'Lightyear' Introduces Sox the Cat as the R2-D2 to Buzz's Luke Skywalker

Meet the breakout character of the summer: Sox!

Danielle Turchiano


Courtesy of Disney/Pixar

When Buzz Lightyear burst into Andy's room in Toy Story, Woody felt threatened by the shiny new action figure who was stealing so much attention. Now, the Space Ranger on whom the toy is based may experience something similar, as his robot cat Sox (voiced by Peter Sohn) steals the spotlight left and right in Buzz's origin story Lightyear.

Sox is a gift to Buzz (Chris Evans) from Alisha (Uzo Aduba) after one of his missions returns him home much later than he expected. Sox is intended to be emotional support while he re-acclimates, but Buzz actually ends up tasking him with something very scientific and important for future missions, and because Sox is a robot, he has the capacity to do it. He later joins Buzz and his new team as they attempt to defeat Zurg (James Brolin).

"I liked the idea of someone like Buzz, who's this very autonomous, austere kind of guy, [being] given an emotional support cat to acclimate...but [also] to address problems that he may otherwise overlook," says Evans. "I think that's a nice metaphor for whether it's therapy or just the fact that we all need those emotional support moments — we all need to talk about our problems and vent to something in some way — and I just like that juxtaposition of someone who's so independent needing someone like Sox, the same way we all do."

Evans has "a real-life Sox" who is actually a dog named Dodger, but the filmmakers behind Lightyear say they never considered giving Buzz an emotional support canine companion instead of a feline. For one thing, they've already had dog characters within this universe, so they wanted to take the opportunity to do something different, director Angus MacLane tells Metacritic. For another, "as we all know, dogs are actually warm. friendly, and helpful. So it's less ironic," adds producer Galyn Susman.

This cat is "loyal like a dog," notes Sohn. Alisha programmed him to be a partner to Buzz, and he takes that very seriously. 

Sohn, who also calls himself "a dog guy," says it was fun to "jump into the idea of, 'Whatever you want, Buzz; I'll bring you your snacks, I'll fetch your newspaper.'" Since they were recording their dialogue during the COVID-19. pandemic, everyone was in separate rooms, speaking into microphones individually and in a somewhat isolated way. Most of his work was actually with MacLane and a few other members of the production team, rather than actually acting opposite Evans.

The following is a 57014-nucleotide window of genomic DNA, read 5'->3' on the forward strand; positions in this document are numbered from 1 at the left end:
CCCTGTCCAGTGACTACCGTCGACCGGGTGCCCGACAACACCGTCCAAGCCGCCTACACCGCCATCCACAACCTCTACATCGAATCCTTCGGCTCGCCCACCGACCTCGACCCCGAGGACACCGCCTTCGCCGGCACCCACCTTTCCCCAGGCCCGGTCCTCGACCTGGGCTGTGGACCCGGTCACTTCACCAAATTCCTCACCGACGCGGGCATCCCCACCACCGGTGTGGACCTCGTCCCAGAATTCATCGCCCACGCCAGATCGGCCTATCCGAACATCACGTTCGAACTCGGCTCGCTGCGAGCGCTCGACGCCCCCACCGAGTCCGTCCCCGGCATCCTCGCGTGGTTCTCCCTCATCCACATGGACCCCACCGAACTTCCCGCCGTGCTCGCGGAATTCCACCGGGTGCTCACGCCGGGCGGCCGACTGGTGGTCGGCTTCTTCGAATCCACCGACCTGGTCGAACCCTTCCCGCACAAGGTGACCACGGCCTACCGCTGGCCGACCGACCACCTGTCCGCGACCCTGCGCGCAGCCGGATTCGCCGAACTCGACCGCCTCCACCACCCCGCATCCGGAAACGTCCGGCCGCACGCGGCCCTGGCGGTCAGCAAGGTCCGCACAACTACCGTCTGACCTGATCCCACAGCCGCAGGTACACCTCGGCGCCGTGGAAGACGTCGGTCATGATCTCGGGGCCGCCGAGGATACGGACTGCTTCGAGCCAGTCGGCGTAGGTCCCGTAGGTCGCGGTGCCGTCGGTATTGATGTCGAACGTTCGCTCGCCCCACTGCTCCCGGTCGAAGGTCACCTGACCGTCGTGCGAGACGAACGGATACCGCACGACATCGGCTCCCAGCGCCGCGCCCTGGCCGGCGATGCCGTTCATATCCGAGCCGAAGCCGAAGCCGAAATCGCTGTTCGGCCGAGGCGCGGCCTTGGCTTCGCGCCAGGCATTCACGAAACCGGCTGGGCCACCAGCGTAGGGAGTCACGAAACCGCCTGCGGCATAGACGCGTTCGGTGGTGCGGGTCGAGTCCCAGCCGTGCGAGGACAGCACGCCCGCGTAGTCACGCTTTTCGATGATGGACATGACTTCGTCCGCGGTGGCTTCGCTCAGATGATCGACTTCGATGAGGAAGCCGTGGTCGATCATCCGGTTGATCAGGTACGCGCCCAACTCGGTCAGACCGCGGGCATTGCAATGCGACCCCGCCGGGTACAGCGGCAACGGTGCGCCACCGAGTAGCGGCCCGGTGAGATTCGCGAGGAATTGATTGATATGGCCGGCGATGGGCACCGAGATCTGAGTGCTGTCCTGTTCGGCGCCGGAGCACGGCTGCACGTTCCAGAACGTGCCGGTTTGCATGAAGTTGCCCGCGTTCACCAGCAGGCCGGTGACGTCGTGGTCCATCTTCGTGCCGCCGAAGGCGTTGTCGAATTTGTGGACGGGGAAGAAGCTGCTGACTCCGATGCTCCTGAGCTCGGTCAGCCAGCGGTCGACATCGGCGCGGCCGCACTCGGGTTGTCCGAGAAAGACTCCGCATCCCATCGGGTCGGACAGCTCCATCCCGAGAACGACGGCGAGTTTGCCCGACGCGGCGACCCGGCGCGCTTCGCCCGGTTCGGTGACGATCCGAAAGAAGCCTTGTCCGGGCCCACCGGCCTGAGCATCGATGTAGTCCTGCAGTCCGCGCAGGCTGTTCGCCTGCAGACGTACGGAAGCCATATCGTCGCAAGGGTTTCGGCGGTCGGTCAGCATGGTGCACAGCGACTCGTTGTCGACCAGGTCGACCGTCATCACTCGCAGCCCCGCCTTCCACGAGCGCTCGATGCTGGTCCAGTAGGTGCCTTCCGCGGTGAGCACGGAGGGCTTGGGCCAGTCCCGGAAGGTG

"Angus would act out what Buzz would need, and it was really riffing off of that," he explains.

When it came to creating the look of Sox, MacLane wanted to lean into the fact that this origin story for the character of Buzz was a movie created in the 1980s in the world of Toy Story. (The toy Andy received in 1995 came later, in success of the film franchising into a child's cartoon.) Because of this, Sox had to be "the kind of clunky, animatronic fascination that was sweeping the nation then," MacLane says.

"Disneyland had a lot of these, and it was never clear to me if they thought kids were supposed to think they were alive, but they have their own goofy charm for their limitation. And that's what Sox was: a completely limited, cat character that we was good natured and was always there for Buzz," he continues. 

"There's a clarity and a simplicity" to Sox and his animation that MacLane is particularly proud of, and he acknowledges the interest in the character could extend into a short film detailing a day in his life as he waits for Buzz to come back from a mission.

While that film is an example of an idea for how to keep the character's life going outside this film, it is not officially in the works yet. Other outside-the-film elements MacLane did consider when working on Lightyear, though, was the potential for merchandising around Sox.

"If Buzz is from a toy, you should be aligned with the rhythms of a toy line. There's a reason why toy lines have certain characters," he explains. "The reason why there's a cat isn't because it's a merchandising opportunity, but rather, the reason why it is a merchandising opportunity is because we want that kind of character in a movie like this. So, the snake is eating its tail a little bit there, but it's not driven through commercial interests from the company. I'm such a toy fan [I knew] we needed a character like that: We need our R2-D2 to Luke Skywalker."